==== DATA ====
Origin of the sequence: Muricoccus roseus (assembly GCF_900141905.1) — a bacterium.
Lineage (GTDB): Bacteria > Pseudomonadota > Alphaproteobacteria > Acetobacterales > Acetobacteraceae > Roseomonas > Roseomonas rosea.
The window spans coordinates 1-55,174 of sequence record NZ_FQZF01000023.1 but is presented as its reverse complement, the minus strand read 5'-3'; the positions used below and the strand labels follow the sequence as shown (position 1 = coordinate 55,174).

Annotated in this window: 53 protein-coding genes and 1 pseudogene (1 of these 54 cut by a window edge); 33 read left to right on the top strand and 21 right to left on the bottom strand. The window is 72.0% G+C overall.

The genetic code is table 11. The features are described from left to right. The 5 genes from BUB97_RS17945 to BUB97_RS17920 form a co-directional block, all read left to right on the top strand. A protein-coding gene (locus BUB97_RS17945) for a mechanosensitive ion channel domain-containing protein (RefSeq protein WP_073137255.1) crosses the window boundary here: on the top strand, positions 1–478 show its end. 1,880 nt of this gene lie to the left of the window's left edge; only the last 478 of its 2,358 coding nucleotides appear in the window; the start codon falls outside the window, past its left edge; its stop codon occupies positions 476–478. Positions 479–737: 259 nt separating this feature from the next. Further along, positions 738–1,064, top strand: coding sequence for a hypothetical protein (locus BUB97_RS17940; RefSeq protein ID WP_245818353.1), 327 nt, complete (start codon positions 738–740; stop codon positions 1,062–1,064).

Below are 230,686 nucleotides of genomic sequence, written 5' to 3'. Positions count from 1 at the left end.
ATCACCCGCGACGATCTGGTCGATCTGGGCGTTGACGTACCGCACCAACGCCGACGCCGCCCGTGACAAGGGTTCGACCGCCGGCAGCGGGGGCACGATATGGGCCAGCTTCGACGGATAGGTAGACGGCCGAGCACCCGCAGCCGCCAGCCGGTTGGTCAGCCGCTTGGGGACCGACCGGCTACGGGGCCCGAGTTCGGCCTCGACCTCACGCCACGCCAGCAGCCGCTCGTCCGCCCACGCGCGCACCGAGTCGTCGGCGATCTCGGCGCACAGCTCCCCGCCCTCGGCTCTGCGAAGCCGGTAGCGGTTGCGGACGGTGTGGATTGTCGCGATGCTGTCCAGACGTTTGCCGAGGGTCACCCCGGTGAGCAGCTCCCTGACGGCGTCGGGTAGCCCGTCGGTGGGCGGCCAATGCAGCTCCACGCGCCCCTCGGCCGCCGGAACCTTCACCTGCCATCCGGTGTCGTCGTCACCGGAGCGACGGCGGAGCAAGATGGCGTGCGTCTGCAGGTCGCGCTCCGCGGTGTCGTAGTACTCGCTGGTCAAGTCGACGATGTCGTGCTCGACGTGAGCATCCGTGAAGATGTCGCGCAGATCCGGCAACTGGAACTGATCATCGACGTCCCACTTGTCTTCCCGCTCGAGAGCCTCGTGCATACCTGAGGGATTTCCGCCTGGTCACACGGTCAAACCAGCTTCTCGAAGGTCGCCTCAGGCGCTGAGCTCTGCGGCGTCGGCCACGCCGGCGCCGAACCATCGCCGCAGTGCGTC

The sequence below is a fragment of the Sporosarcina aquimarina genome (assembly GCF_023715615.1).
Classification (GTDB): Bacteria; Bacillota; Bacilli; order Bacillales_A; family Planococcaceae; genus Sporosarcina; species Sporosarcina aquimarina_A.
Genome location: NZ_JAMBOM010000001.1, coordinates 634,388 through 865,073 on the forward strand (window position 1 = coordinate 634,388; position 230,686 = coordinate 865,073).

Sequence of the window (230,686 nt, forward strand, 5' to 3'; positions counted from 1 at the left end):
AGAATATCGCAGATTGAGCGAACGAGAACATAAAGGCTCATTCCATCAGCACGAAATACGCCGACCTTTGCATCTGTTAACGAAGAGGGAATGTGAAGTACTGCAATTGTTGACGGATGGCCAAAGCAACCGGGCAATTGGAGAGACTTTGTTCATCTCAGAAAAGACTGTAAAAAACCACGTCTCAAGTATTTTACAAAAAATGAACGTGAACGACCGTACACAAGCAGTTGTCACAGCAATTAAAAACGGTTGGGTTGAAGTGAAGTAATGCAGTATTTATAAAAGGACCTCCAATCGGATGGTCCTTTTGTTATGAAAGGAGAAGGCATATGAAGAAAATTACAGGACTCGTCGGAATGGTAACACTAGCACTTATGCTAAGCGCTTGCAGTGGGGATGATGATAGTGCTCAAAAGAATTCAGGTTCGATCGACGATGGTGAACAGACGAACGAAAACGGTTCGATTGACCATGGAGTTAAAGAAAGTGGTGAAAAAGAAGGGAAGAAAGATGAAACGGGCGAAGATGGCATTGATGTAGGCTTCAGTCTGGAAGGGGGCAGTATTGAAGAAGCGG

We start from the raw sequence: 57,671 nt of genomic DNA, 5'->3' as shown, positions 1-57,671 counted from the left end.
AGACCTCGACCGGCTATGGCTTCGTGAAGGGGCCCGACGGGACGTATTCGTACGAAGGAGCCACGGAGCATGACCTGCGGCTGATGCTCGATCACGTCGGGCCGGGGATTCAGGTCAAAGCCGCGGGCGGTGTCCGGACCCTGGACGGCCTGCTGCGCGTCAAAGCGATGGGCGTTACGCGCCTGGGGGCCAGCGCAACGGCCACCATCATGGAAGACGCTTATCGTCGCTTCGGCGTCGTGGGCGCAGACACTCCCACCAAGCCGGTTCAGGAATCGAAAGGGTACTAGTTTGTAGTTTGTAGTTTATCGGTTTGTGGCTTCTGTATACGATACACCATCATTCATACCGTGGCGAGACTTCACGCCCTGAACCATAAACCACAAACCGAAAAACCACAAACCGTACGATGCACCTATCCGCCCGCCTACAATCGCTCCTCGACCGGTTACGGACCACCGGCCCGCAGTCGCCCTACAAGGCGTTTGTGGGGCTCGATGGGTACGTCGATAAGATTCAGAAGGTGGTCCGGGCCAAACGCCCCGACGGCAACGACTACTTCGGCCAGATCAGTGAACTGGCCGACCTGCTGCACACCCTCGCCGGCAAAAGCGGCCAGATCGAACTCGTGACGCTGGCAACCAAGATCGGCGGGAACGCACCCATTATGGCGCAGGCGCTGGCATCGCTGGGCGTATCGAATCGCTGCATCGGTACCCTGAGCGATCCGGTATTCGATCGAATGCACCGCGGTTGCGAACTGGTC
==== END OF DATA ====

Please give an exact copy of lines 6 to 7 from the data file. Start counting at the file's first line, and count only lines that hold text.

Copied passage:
Below are 230,686 nucleotides of genomic sequence, written 5' to 3'. Positions count from 1 at the left end.
ATCACCCGCGACGATCTGGTCGATCTGGGCGTTGACGTACCGCACCAACGCCGACGCCGCCCGTGACAAGGGTTCGACCGCCGGCAGCGGGGGCACGATATGGGCCAGCTTCGACGGATAGGTAGACGGCCGAGCACCCGCAGCCGCCAGCCGGTTGGTCAGCCGCTTGGGGACCGACCGGCTACGGGGCCCGAGTTCGGCCTCGACCTCACGCCACGCCAGCAGCCGCTCGTCCGCCCACGCGCGCACCGAGTCGTCGGCGATCTCGGCGCACAGCTCCCCGCCCTCGGCTCTGCGAAGCCGGTAGCGGTTGCGGACGGTGTGGATTGTCGCGATGCTGTCCAGACGTTTGCCGAGGGTCACCCCGGTGAGCAGCTCCCTGACGGCGTCGGGTAGCCCGTCGGTGGGCGGCCAATGCAGCTCCACGCGCCCCTCGGCCGCCGGAACCTTCACCTGCCATCCGGTGTCGTCGTCACCGGAGCGACGGCGGAGCAAGATGGCGTGCGTCTGCAGGTCGCGCTCCGCGGTGTCGTAGTACTCGCTGGTCAAGTCGACGATGTCGTGCTCGACGTGAGCATCCGTGAAGATGTCGCGCAGATCCGGCAACTGGAACTGATCATCGACGTCCCACTTGTCTTCCCGCTCGAGAGCCTCGTGCATACCTGAGGGATTTCCGCCTGGTCACACGGTCAAACCAGCTTCTCGAAGGTCGCCTCAGGCGCTGAGCTCTGCGGCGTCGGCCACGCCGGCGCCGAACCATCGCCGCAGTGCGTC